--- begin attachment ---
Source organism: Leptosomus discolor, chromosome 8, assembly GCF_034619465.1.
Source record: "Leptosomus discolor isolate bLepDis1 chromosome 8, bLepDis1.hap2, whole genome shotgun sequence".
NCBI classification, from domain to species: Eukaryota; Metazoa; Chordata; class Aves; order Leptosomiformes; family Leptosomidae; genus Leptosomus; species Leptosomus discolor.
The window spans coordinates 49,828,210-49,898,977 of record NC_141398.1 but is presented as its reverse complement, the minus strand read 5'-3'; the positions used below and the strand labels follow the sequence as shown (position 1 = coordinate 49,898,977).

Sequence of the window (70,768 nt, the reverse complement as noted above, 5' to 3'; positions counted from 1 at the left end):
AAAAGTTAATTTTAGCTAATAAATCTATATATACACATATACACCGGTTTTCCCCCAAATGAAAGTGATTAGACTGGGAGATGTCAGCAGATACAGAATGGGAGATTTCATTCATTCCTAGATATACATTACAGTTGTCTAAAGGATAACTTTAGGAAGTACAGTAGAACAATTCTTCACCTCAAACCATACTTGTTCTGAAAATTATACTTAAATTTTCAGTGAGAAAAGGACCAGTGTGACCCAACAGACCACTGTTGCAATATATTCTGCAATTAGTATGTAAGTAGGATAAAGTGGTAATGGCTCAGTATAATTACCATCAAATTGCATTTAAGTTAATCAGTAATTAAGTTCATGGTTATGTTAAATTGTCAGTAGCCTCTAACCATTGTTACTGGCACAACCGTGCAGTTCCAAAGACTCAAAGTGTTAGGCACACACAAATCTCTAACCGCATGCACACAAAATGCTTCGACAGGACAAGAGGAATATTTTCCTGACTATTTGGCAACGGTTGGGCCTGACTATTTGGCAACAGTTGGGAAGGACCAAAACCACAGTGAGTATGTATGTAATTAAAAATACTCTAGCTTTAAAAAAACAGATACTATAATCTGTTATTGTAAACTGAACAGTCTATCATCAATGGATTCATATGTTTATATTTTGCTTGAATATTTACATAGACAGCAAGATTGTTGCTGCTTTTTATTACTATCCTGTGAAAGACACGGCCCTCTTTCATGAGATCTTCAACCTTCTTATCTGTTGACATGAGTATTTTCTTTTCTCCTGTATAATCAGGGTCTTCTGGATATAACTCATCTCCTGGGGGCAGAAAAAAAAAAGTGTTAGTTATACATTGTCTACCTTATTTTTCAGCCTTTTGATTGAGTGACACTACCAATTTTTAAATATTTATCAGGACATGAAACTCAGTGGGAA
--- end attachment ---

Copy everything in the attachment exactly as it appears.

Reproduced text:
Source organism: Leptosomus discolor, chromosome 8, assembly GCF_034619465.1.
Source record: "Leptosomus discolor isolate bLepDis1 chromosome 8, bLepDis1.hap2, whole genome shotgun sequence".
NCBI classification, from domain to species: Eukaryota; Metazoa; Chordata; class Aves; order Leptosomiformes; family Leptosomidae; genus Leptosomus; species Leptosomus discolor.
The window spans coordinates 49,828,210-49,898,977 of record NC_141398.1 but is presented as its reverse complement, the minus strand read 5'-3'; the positions used below and the strand labels follow the sequence as shown (position 1 = coordinate 49,898,977).

Sequence of the window (70,768 nt, the reverse complement as noted above, 5' to 3'; positions counted from 1 at the left end):
AAAAGTTAATTTTAGCTAATAAATCTATATATACACATATACACCGGTTTTCCCCCAAATGAAAGTGATTAGACTGGGAGATGTCAGCAGATACAGAATGGGAGATTTCATTCATTCCTAGATATACATTACAGTTGTCTAAAGGATAACTTTAGGAAGTACAGTAGAACAATTCTTCACCTCAAACCATACTTGTTCTGAAAATTATACTTAAATTTTCAGTGAGAAAAGGACCAGTGTGACCCAACAGACCACTGTTGCAATATATTCTGCAATTAGTATGTAAGTAGGATAAAGTGGTAATGGCTCAGTATAATTACCATCAAATTGCATTTAAGTTAATCAGTAATTAAGTTCATGGTTATGTTAAATTGTCAGTAGCCTCTAACCATTGTTACTGGCACAACCGTGCAGTTCCAAAGACTCAAAGTGTTAGGCACACACAAATCTCTAACCGCATGCACACAAAATGCTTCGACAGGACAAGAGGAATATTTTCCTGACTATTTGGCAACGGTTGGGCCTGACTATTTGGCAACAGTTGGGAAGGACCAAAACCACAGTGAGTATGTATGTAATTAAAAATACTCTAGCTTTAAAAAAACAGATACTATAATCTGTTATTGTAAACTGAACAGTCTATCATCAATGGATTCATATGTTTATATTTTGCTTGAATATTTACATAGACAGCAAGATTGTTGCTGCTTTTTATTACTATCCTGTGAAAGACACGGCCCTCTTTCATGAGATCTTCAACCTTCTTATCTGTTGACATGAGTATTTTCTTTTCTCCTGTATAATCAGGGTCTTCTGGATATAACTCATCTCCTGGGGGCAGAAAAAAAAAAGTGTTAGTTATACATTGTCTACCTTATTTTTCAGCCTTTTGATTGAGTGACACTACCAATTTTTAAATATTTATCAGGACATGAAACTCAGTGGGAA